I would seriously advise you to lease for a minimum of 1 year before thinking of buying.


    P.S. I see no initial emergency fund before purchase... There is a thread here somewhere where the owner bought a horse, got it home and it coliced the first night then after several months of expensive($30,000 IIRC) vet bills it was put down without ever having been ridden.
    Yes, that's a good I idea. I'm planning on talking to the BO tomorrow and see if she has any horses I could lease an ect...
    Posted via Mobile Device
         
        04-12-2013, 02:48 PM
      #18
    Weanling
    Quote:
    Originally Posted by MsBHavin    
    I see that you put getting feet done every 9/10 weeks. Depending on the horse, it is more like every 6 weeks, sometimes even sooner than that.
    I know every horse is different and may require different needs ect.. My dad was looking for an average and that was the best I could come up with
    Posted via Mobile Device
         
        04-12-2013, 02:52 PM
      #19
    Foal
    I agree with EmsTNwalker, borrowing stuff can lead to problems. I would have every aspect covered, including tack. This way you don't have to worry about problems you may encounter with the BO and tack.
         
        04-12-2013, 02:53 PM
      #20
    Weanling
    Quote:
    Originally Posted by kenda    
    Speaking as someone who just got their first horse 2 months ago at the age of 27, there is a LOT more to owning a horse than knowing how to ride. Things that come to mind that you'll need to know a fair bit about: nutrition, hoof care, first aid, recognizing symptoms of serious problems that require vet care, and some training. Even if your going to be under the watchful eye of your boss at the ranch, they have 30 odd horses to look after, they may not notice if your horse looks slightly off or is exhibiting early symptoms of disease or injury, so that's going to be up to you to recognize.

    Hoof care, that will mostly be up to your farrier, but it IS important that you can recognize a good trim from a bad one to know whether your farrier is doing a good job or setting your horse up for lameness. Also, your $35 estimate for trimming every 9-10 weeks does not take into account the possibility of requiring shoeing, and some horses require more frequent trimming regardless.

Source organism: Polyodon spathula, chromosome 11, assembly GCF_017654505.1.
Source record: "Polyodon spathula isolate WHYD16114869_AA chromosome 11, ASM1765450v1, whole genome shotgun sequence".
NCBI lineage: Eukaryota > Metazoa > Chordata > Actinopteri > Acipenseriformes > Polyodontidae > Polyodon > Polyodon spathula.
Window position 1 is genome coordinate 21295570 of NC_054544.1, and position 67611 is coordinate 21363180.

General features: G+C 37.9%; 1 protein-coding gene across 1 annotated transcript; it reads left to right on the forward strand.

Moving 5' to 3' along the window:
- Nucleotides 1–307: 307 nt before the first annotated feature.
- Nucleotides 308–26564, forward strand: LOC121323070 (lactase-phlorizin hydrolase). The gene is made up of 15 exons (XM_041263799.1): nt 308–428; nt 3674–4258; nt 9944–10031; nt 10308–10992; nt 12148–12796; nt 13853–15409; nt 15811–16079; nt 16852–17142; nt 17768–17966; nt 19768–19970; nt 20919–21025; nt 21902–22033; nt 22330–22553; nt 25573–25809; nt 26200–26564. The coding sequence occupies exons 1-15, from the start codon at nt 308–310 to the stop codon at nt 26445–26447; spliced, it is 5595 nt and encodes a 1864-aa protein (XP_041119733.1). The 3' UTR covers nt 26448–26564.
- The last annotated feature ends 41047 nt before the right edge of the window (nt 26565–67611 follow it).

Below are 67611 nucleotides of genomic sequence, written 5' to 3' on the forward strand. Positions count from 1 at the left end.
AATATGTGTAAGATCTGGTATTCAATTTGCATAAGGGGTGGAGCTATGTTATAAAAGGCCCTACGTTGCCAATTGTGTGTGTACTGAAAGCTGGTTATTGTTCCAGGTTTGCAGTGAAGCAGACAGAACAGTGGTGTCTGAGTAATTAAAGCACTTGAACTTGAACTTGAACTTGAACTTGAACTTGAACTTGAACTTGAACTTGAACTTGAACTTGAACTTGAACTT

Nutrition, even if feed is included and you allow your horse to follow the same nutritional plan as your ranch owners horses, you still need to know what is going into your horse, how to recognize if your ranch owners feed plan is a sound one, how and when to supplement.

    First aid, horses are notorious for getting into things that they shouldn't and hurting themselves. You need to know when a scrape just needs a cleaning and to be left alone, and when its severe enough to call in a vet. Also, recognizing signs of lameness, illness etc.

    I would NEVER, as a 16 year old, purchase a horse without my parents knowledge and approval. They are after all, the ones who you may have to rely on if you lose your job, if things don't work out at this ranch you work at, if your horse gets severely sick or injured and needs emergency vet care that you don't have enough saved for.

    Anyways, those are just a few things that come to mind at the moment that you may want to consider.

    ETA: your math doesn't add up if the $175/month includes feed. You've added it to your total twice.

    Yes, thank you for your good advise! I would never up and buy a horse without talking to my parents first, it just spells disaster. And I wouldn't be buying a horse any time soon even if they do say I can, I would probably wait intill summertime so I can get more expirience in those areas that you told me about. I was planning on talking to the BO about it tomorrow and have her teach me about these things intill she and I feel like I know enough to progress to buying a horse. Right now, I'm trying to get my parents to consider me doing that and possibly owning a horse.
    Posted via Mobile Device